St. Joseph’s Seminary was a boarding school containing a high school and a junior college. It was erected in 1904 in the railroad town of Callicoon, New York, overlooking the busy Erie-Lackawanna Railroad line and the Delaware River from its high perch on a mount originally known as Aroma Hill, due to the swampy terrain at the base. The arrival of Franciscan seminarians in 1904 did not appreciably improve the aroma. As a seventh-grader in Buffalo in 1961 I applied to both the Franciscan Seminary in Callicoon, about 300 miles distant, and the “Little Seminary” in Buffalo, a diocesan day-school for future priests. My mother had strong devotion to St. Francis and considerable weight in my decision to attend St. Joseph’s. I was not too thrilled about leaving home at 14, but the Buffalo seminary was in a rough neighborhood, as they used to say. A quirky note: I boarded the train for Callicoon literally the day after my family sold my childhood homestead. No going back. “Ground control to Major Tom….”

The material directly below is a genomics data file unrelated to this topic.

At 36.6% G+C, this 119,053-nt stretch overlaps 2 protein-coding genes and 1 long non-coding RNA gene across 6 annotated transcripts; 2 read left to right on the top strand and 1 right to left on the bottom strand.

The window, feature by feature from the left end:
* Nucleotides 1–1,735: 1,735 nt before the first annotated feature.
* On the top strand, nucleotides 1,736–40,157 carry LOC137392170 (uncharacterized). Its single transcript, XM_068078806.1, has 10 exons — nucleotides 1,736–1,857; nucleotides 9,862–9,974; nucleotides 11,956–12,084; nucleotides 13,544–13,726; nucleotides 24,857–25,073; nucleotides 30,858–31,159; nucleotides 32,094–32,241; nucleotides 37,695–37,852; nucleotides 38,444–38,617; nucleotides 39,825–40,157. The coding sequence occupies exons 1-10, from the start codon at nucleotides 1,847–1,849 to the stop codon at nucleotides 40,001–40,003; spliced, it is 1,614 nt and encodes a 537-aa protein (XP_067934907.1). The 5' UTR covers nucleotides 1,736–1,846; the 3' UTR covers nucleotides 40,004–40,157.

The original photo of my class, taken September 9, 1962, shows 75 awkward freshmen in our black suits. Of that original class, I believe about a half dozen of us finished the full twelve-year course to ordination, studying in Callicoon and later Washington, D.C. From a cost-effective standpoint, minor or high school seminaries were not exactly blue-chip investments, which is why there are virtually none in the United States today. Callicoon closed its doors around 1973 and was eventually sold to the federal government which operates the plant today as a job training center. We were invited to tour the old seminary grounds on Saturday.